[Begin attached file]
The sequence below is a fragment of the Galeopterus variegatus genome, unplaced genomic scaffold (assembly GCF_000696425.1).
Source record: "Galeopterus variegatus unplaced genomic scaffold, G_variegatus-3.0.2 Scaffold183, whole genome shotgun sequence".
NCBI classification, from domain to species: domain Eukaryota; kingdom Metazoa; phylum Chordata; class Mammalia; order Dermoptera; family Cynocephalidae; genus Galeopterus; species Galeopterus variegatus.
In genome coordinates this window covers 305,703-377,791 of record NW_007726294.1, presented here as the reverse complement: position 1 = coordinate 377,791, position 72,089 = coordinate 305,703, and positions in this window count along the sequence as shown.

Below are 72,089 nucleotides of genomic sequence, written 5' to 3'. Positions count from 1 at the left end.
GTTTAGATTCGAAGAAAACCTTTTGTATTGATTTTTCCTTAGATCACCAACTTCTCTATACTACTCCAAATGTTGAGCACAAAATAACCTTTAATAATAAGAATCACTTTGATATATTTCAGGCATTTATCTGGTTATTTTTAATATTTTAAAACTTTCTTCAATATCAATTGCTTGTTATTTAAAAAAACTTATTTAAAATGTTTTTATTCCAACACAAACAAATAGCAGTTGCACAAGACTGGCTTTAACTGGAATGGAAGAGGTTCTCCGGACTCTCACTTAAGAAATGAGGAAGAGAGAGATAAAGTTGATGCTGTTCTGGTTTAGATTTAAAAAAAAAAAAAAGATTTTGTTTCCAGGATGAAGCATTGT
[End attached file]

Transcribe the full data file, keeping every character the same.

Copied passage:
The sequence below is a fragment of the Galeopterus variegatus genome, unplaced genomic scaffold (assembly GCF_000696425.1).
Source record: "Galeopterus variegatus unplaced genomic scaffold, G_variegatus-3.0.2 Scaffold183, whole genome shotgun sequence".
NCBI classification, from domain to species: domain Eukaryota; kingdom Metazoa; phylum Chordata; class Mammalia; order Dermoptera; family Cynocephalidae; genus Galeopterus; species Galeopterus variegatus.
In genome coordinates this window covers 305,703-377,791 of record NW_007726294.1, presented here as the reverse complement: position 1 = coordinate 377,791, position 72,089 = coordinate 305,703, and positions in this window count along the sequence as shown.

Below are 72,089 nucleotides of genomic sequence, written 5' to 3'. Positions count from 1 at the left end.
GTTTAGATTCGAAGAAAACCTTTTGTATTGATTTTTCCTTAGATCACCAACTTCTCTATACTACTCCAAATGTTGAGCACAAAATAACCTTTAATAATAAGAATCACTTTGATATATTTCAGGCATTTATCTGGTTATTTTTAATATTTTAAAACTTTCTTCAATATCAATTGCTTGTTATTTAAAAAAACTTATTTAAAATGTTTTTATTCCAACACAAACAAATAGCAGTTGCACAAGACTGGCTTTAACTGGAATGGAAGAGGTTCTCCGGACTCTCACTTAAGAAATGAGGAAGAGAGAGATAAAGTTGATGCTGTTCTGGTTTAGATTTAAAAAAAAAAAAAAGATTTTGTTTCCAGGATGAAGCATTGT